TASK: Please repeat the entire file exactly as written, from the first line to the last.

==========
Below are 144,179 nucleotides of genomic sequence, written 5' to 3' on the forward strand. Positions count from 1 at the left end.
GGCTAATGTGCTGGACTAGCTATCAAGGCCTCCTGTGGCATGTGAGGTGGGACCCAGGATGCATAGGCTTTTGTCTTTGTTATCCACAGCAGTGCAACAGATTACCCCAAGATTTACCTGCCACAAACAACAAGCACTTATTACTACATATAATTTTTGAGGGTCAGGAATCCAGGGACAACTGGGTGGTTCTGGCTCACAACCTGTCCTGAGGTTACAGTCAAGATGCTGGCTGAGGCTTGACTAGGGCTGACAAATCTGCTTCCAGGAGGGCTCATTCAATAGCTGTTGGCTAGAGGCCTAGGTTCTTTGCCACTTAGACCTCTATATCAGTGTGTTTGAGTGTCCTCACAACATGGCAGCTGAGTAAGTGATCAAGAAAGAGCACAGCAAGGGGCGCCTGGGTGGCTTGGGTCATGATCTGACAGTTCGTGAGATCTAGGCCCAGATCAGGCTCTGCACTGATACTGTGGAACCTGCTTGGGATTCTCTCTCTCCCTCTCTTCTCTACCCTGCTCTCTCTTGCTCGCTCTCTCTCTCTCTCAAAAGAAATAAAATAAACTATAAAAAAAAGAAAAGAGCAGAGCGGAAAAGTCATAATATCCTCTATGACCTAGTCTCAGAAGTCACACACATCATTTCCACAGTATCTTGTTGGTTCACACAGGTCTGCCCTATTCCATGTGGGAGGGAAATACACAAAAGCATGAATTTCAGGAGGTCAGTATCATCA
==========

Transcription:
Below are 144,179 nucleotides of genomic sequence, written 5' to 3' on the forward strand. Positions count from 1 at the left end.
GGCTAATGTGCTGGACTAGCTATCAAGGCCTCCTGTGGCATGTGAGGTGGGACCCAGGATGCATAGGCTTTTGTCTTTGTTATCCACAGCAGTGCAACAGATTACCCCAAGATTTACCTGCCACAAACAACAAGCACTTATTACTACATATAATTTTTGAGGGTCAGGAATCCAGGGACAACTGGGTGGTTCTGGCTCACAACCTGTCCTGAGGTTACAGTCAAGATGCTGGCTGAGGCTTGACTAGGGCTGACAAATCTGCTTCCAGGAGGGCTCATTCAATAGCTGTTGGCTAGAGGCCTAGGTTCTTTGCCACTTAGACCTCTATATCAGTGTGTTTGAGTGTCCTCACAACATGGCAGCTGAGTAAGTGATCAAGAAAGAGCACAGCAAGGGGCGCCTGGGTGGCTTGGGTCATGATCTGACAGTTCGTGAGATCTAGGCCCAGATCAGGCTCTGCACTGATACTGTGGAACCTGCTTGGGATTCTCTCTCTCCCTCTCTTCTCTACCCTGCTCTCTCTTGCTCGCTCTCTCTCTCTCTCAAAAGAAATAAAATAAACTATAAAAAAAAGAAAAGAGCAGAGCGGAAAAGTCATAATATCCTCTATGACCTAGTCTCAGAAGTCACACACATCATTTCCACAGTATCTTGTTGGTTCACACAGGTCTGCCCTATTCCATGTGGGAGGGAAATACACAAAAGCATGAATTTCAGGAGGTCAGTATCATCA